Here is an integrated amp that sound stages and images just as big and as wide in scale as my bi-amped, bi-wired system. However for some reason, the ML manages to make more elbow room in between images, and space in between the stage layering! Truly realistic in scale and life like presentation. Transients are very fast accompanied by high dynamic range, with well contrasted tonal colours. I can’t think of a time when I am more emotionally engaged with the beauty of music in the last few years than now. I can now truly proclaim that the ML No.585 is certainly one of best amplifiers I’ve heard, at any price, and status be damned.

 

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But wait, the ML also has a built in  DAC for direct connection to a digital source. And so I took my Bryston BDA-1 DAC out of the loop and connect the Bryston BDP-1 media player direct in to the ML via it’s AES/EBU input, using the finest JPS Aluminata digital cable. The sound signature mentioned above remains, only with more resolving of the finest nuances of musical details revealed. With the digital source direct connection however, I did felt like I’ve lost some of the mid range bloom and rosy tint tonal colour magic that belonged to the Bryston BDA-1 DAC. The sound became just slightly more business like. They say there’s a thin line between heaven and earth. With the digital direct connection, I felt like I’ve somehow taken a short cut back to earth! Still as an simple stereo amplifier, this ML very much a keeper.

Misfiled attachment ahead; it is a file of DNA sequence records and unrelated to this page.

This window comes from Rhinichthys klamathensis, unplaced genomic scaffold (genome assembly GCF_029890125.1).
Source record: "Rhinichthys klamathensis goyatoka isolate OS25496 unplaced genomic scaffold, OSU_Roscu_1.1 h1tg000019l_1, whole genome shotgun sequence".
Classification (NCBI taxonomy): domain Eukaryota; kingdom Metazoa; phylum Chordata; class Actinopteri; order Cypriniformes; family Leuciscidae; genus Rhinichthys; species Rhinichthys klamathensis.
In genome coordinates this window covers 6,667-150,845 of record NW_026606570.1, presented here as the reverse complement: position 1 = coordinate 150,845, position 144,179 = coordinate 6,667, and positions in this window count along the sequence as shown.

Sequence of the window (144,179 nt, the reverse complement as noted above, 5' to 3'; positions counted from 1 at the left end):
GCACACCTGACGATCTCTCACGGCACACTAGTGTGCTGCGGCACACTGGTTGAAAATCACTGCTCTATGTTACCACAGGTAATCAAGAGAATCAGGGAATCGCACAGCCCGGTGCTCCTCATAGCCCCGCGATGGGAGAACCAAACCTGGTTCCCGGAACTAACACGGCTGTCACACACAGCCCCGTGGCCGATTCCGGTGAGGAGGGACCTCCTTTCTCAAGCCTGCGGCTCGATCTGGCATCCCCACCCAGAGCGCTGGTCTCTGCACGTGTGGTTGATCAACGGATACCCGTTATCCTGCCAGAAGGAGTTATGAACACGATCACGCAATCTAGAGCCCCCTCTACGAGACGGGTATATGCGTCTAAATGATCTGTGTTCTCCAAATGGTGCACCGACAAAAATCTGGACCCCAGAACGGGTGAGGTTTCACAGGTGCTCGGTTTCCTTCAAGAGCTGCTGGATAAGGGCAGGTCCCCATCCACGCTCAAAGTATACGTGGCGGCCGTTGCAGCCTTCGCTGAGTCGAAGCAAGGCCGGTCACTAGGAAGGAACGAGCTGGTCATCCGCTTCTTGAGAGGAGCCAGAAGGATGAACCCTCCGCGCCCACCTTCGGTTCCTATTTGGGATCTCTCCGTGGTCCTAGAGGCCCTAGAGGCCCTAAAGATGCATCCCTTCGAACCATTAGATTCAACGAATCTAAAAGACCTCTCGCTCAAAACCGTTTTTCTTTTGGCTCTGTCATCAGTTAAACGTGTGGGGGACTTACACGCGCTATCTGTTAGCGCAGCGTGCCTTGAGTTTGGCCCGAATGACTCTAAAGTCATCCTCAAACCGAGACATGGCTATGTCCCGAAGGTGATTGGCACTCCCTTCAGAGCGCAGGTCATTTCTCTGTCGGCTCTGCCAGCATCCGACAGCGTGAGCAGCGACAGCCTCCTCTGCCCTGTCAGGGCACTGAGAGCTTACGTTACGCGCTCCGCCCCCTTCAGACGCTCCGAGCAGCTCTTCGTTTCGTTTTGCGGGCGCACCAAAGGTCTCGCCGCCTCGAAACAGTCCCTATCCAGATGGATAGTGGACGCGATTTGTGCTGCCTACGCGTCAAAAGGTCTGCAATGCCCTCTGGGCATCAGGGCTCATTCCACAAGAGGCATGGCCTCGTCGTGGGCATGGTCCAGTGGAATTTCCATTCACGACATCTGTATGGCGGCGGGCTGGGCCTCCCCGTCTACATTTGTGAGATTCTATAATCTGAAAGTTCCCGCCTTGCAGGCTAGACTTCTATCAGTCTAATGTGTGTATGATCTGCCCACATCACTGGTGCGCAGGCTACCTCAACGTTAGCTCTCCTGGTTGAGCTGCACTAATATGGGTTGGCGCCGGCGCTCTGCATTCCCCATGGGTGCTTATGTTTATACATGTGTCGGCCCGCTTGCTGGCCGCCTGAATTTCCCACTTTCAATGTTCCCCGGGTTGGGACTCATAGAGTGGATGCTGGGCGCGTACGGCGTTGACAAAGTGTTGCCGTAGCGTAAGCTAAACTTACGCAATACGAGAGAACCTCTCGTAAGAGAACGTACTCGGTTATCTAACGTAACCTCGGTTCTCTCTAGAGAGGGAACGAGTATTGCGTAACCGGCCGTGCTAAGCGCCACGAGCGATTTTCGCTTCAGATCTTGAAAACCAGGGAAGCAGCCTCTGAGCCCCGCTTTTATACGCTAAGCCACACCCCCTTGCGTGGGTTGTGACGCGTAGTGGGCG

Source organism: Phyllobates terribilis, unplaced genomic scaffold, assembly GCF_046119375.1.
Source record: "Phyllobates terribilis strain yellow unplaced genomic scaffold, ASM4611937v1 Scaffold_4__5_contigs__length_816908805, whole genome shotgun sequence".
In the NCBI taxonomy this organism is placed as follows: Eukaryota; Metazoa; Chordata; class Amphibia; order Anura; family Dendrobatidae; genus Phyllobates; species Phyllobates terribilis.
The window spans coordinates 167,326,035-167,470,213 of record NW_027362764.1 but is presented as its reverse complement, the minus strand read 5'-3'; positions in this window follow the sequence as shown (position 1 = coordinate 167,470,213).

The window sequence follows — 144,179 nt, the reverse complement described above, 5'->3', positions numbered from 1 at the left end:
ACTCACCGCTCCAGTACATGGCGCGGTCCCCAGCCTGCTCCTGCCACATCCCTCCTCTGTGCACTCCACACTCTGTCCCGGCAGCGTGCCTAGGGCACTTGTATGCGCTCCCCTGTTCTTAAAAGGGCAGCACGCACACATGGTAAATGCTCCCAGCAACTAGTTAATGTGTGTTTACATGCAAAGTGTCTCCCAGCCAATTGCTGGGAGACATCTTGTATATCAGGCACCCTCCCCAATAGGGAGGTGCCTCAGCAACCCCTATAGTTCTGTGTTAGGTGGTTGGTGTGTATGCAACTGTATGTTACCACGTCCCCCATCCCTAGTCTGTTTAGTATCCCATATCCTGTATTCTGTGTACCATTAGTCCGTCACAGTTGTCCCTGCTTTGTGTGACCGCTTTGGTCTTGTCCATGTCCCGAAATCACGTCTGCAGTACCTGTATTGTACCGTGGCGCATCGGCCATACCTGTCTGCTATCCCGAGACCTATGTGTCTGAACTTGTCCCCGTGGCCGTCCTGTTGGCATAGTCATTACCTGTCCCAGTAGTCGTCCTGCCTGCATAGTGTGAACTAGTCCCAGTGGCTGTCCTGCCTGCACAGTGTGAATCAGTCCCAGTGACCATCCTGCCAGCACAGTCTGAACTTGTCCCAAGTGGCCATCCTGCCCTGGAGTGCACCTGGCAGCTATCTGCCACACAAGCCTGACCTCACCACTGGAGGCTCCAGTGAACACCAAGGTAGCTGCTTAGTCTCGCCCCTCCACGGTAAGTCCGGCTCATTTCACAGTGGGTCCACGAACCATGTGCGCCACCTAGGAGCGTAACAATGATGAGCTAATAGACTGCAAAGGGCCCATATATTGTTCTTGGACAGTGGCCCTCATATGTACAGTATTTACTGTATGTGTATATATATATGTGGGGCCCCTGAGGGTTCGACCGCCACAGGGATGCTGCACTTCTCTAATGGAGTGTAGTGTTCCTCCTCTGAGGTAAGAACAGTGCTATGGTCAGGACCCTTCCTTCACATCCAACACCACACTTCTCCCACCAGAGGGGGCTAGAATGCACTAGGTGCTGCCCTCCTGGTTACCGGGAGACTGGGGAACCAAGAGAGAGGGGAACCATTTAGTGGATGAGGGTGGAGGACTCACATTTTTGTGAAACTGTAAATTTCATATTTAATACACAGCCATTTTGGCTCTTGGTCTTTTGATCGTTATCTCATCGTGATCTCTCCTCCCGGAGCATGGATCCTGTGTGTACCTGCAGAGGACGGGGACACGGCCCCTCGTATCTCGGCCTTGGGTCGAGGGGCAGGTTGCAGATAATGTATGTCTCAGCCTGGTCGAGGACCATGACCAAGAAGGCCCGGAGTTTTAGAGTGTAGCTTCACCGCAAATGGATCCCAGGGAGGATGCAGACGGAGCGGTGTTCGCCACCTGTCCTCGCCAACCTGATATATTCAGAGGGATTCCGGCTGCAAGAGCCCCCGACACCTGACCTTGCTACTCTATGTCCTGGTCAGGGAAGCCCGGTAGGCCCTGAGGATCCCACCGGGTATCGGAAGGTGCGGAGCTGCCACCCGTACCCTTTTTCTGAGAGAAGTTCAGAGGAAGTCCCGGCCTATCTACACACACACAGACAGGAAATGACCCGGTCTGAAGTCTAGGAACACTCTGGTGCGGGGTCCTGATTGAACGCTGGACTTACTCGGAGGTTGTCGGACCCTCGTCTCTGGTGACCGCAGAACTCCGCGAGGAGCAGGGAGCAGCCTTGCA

Before I knew it, it was a sad, sad time for me to see the ML go to it’s new lucky and blessed owner. Time flies when one is enjoying himself and my time with the ML No.585 felt like an experience of flying Concorde class! It’s very exquisite experience, yet very fast completing the journey before one knows it. I look forward to the day, that very day some time in the future, that perhaps I could just have one pair of the ML No.531H mono block or two pairs if I am allowed to be greedy, to supersonic power me to audio nirvana, if such a place really do exist? I am still hurting from the loss of the ML No.585 each time I turn on my music.

 

By the way, did I mention one would need to fork out just a little under sixty kool “k$$$”s to have a slice of that heavenly experience each time the music comes on?
Mark Levinson is sold by Clarity MP, contact Terry at 012-4733005 for enquiries.

 

Article by WL Low